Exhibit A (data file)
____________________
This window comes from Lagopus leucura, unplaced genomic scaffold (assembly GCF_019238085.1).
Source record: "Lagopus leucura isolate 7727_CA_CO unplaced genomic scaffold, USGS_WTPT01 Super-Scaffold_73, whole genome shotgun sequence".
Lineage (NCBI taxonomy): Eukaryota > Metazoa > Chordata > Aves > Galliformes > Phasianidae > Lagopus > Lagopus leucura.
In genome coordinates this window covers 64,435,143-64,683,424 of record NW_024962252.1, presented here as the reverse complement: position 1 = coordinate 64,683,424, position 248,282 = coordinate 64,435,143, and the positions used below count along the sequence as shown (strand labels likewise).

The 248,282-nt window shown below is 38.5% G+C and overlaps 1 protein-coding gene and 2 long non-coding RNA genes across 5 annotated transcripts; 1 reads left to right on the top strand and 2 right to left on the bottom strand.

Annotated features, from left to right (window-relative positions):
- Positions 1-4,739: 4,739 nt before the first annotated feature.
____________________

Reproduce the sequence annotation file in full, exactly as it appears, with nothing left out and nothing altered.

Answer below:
This window comes from Lagopus leucura, unplaced genomic scaffold (assembly GCF_019238085.1).
Source record: "Lagopus leucura isolate 7727_CA_CO unplaced genomic scaffold, USGS_WTPT01 Super-Scaffold_73, whole genome shotgun sequence".
Lineage (NCBI taxonomy): Eukaryota > Metazoa > Chordata > Aves > Galliformes > Phasianidae > Lagopus > Lagopus leucura.
In genome coordinates this window covers 64,435,143-64,683,424 of record NW_024962252.1, presented here as the reverse complement: position 1 = coordinate 64,683,424, position 248,282 = coordinate 64,435,143, and the positions used below count along the sequence as shown (strand labels likewise).

The 248,282-nt window shown below is 38.5% G+C and overlaps 1 protein-coding gene and 2 long non-coding RNA genes across 5 annotated transcripts; 1 reads left to right on the top strand and 2 right to left on the bottom strand.

Annotated features, from left to right (window-relative positions):
- Positions 1-4,739: 4,739 nt before the first annotated feature.